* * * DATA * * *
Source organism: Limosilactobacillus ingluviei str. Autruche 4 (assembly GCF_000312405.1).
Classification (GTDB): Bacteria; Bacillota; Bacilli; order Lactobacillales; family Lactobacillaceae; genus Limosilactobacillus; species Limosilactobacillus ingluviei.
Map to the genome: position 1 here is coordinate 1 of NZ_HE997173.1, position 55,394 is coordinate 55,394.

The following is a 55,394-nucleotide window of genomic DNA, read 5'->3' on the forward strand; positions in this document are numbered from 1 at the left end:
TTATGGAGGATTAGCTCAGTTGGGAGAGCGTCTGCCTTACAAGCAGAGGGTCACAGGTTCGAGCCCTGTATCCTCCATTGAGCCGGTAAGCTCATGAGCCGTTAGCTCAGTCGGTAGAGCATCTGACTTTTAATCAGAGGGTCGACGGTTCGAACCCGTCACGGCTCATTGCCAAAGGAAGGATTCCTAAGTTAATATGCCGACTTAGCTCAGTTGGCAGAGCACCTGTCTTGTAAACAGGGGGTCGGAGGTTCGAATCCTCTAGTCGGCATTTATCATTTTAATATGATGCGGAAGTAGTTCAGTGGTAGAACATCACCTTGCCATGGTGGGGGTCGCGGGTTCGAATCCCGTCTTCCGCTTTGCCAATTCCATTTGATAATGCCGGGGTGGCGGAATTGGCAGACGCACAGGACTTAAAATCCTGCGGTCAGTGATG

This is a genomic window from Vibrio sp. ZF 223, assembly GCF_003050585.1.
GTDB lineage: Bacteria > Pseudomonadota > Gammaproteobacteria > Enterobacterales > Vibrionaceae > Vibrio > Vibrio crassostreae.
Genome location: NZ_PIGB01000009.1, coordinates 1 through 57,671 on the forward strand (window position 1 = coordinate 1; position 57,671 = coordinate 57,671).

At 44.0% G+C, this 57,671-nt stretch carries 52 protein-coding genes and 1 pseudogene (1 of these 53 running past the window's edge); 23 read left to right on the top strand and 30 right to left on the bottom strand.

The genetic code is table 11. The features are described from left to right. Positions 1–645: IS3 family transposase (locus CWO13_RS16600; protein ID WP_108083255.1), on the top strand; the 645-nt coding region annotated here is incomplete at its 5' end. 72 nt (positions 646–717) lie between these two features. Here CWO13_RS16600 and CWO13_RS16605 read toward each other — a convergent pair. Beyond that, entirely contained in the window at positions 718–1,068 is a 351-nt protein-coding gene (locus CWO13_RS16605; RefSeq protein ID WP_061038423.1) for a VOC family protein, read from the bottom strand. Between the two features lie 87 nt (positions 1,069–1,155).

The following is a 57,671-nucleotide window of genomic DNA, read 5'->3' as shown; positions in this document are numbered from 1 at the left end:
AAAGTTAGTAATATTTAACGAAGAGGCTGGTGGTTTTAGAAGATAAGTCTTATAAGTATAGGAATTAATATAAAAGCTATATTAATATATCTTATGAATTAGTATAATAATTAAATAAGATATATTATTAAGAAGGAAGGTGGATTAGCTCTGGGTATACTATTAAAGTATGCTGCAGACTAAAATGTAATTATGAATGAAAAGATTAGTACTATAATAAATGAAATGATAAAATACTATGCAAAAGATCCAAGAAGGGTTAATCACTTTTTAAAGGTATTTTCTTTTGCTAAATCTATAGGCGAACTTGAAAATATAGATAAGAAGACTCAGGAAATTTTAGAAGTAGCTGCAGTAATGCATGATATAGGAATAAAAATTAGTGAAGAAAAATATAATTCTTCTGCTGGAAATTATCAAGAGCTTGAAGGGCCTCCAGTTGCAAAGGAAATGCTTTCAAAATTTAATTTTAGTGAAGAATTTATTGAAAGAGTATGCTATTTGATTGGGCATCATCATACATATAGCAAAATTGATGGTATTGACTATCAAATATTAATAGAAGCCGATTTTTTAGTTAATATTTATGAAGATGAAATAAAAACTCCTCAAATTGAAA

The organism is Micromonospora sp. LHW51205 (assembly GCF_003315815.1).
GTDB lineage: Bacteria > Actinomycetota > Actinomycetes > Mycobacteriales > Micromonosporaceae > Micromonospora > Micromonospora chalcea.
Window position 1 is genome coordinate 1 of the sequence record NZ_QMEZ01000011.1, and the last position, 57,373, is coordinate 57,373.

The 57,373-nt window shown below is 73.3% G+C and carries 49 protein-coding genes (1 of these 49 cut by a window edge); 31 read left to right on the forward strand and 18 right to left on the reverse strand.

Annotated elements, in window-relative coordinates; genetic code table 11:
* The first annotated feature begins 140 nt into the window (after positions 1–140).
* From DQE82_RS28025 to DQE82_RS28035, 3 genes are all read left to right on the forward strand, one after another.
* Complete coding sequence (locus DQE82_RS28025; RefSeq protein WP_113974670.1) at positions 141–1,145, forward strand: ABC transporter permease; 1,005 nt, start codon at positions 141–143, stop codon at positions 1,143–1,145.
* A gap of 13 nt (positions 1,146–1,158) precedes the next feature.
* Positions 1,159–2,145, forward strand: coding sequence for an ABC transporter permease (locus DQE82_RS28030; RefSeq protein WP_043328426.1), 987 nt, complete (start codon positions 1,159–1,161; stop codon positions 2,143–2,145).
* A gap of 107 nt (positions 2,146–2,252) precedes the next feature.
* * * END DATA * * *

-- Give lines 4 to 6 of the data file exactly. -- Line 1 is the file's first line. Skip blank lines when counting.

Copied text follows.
The following is a 55,394-nucleotide window of genomic DNA, read 5'->3' on the forward strand; positions in this document are numbered from 1 at the left end:
TTATGGAGGATTAGCTCAGTTGGGAGAGCGTCTGCCTTACAAGCAGAGGGTCACAGGTTCGAGCCCTGTATCCTCCATTGAGCCGGTAAGCTCATGAGCCGTTAGCTCAGTCGGTAGAGCATCTGACTTTTAATCAGAGGGTCGACGGTTCGAACCCGTCACGGCTCATTGCCAAAGGAAGGATTCCTAAGTTAATATGCCGACTTAGCTCAGTTGGCAGAGCACCTGTCTTGTAAACAGGGGGTCGGAGGTTCGAATCCTCTAGTCGGCATTTATCATTTTAATATGATGCGGAAGTAGTTCAGTGGTAGAACATCACCTTGCCATGGTGGGGGTCGCGGGTTCGAATCCCGTCTTCCGCTTTGCCAATTCCATTTGATAATGCCGGGGTGGCGGAATTGGCAGACGCACAGGACTTAAAATCCTGCGGTCAGTGATG

This is a genomic window from Vibrio sp. ZF 223, assembly GCF_003050585.1.